EDR vs XDR: what's the important difference?
Endpoint detection and response (EDR) technology has certainly improved the security posture of many organizations: by scanning for indicators of compromise (for ex. new processes, registry entries, unsigned executables, etc.) and known tactics & techniques, it's making it much easier to discover and block adversary activity within an organization.
With EDR, endpoints are becoming harder to breach, which makes it an essential requirement for cyber insurance. However, attackers are now shifting focus away from endpoints: witness the recent exploitations of zero-days within networking appliances or the ever popular phishing attempts, usually via e-mail or other social engineering techniques.
That's why it's becoming important to "stitch" or connect data from other sources beyond the endpoints. That includes e-mail, network data from devices not covered by an EDR agent, and cloud services.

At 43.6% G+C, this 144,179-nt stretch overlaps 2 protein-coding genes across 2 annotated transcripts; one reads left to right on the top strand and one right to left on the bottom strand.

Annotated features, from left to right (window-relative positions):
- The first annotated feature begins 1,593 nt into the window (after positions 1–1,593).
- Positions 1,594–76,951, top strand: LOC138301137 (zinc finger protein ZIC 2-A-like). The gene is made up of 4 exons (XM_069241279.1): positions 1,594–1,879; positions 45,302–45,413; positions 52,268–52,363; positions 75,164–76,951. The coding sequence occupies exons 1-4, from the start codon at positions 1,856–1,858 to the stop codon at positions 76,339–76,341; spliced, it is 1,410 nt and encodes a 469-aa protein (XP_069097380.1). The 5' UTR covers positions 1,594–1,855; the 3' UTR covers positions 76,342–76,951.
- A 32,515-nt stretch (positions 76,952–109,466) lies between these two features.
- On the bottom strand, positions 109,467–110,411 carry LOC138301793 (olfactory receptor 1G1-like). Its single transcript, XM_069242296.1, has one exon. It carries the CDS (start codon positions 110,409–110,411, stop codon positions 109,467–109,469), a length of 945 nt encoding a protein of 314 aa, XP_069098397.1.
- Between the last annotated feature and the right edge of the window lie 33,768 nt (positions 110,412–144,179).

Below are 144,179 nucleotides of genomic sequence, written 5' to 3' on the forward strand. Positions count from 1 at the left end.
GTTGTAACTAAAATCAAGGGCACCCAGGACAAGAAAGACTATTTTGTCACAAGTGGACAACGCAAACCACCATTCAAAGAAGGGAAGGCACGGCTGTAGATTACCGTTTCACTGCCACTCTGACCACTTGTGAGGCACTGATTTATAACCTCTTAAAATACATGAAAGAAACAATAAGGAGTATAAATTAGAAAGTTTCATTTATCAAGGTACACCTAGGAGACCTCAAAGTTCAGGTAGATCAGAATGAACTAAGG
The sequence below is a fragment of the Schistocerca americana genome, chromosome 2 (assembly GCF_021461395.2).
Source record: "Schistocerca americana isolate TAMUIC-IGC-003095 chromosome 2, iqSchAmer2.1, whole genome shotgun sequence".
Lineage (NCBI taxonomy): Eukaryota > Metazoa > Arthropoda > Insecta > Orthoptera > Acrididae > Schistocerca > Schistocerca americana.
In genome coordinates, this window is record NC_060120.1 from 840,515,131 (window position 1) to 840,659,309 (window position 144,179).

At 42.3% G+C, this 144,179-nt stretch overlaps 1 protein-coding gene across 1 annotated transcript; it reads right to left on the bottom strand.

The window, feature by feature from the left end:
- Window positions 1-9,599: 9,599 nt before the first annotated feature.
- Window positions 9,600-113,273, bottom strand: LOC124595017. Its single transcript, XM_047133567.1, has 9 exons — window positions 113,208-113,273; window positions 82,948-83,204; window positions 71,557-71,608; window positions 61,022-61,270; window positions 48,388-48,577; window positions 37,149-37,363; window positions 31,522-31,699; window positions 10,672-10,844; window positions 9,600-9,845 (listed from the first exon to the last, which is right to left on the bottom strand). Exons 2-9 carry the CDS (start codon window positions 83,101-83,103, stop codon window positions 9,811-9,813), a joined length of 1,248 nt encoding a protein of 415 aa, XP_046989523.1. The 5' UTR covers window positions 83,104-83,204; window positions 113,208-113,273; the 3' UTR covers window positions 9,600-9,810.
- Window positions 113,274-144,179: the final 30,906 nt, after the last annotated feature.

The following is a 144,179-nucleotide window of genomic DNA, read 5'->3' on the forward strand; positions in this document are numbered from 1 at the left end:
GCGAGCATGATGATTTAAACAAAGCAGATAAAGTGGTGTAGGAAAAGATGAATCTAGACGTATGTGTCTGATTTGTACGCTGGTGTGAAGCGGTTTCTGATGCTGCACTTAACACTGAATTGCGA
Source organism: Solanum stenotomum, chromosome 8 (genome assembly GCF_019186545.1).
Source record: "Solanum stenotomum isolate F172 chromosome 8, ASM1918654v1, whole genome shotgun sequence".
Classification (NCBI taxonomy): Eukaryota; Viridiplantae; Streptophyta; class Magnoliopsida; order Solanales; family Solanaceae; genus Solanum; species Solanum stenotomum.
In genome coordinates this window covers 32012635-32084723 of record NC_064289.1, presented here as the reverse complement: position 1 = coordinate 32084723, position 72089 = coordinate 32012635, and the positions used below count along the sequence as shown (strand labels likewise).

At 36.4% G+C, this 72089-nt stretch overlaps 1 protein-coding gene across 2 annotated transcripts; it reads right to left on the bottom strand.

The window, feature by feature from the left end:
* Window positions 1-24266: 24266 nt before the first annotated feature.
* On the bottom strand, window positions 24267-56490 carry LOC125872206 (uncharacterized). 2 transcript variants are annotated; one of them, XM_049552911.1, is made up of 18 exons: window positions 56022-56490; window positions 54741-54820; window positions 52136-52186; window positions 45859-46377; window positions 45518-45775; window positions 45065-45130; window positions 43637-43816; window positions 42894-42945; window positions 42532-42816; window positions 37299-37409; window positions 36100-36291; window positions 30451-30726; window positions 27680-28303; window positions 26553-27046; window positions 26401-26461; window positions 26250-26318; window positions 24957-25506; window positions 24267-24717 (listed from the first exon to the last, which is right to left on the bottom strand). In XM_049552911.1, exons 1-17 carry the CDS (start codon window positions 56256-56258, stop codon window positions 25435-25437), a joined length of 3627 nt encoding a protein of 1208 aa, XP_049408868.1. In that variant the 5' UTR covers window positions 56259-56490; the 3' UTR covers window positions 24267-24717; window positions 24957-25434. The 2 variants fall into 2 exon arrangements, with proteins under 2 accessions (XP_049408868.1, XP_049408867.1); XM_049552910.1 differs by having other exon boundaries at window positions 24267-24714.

Traditionally, it has been hard to correlate these disparate sources, usually with expensive SIEM solutions or even costlier customizations. With the advent of Extended Detection and Response (XDR) and a common data lake for threat correlation, the job is now much easier.
To get practical insights on how to correlate data beyond the endpoint and include into a detection and response framework, have a look at Trend Micro's XDR Vision One - request a free trial here: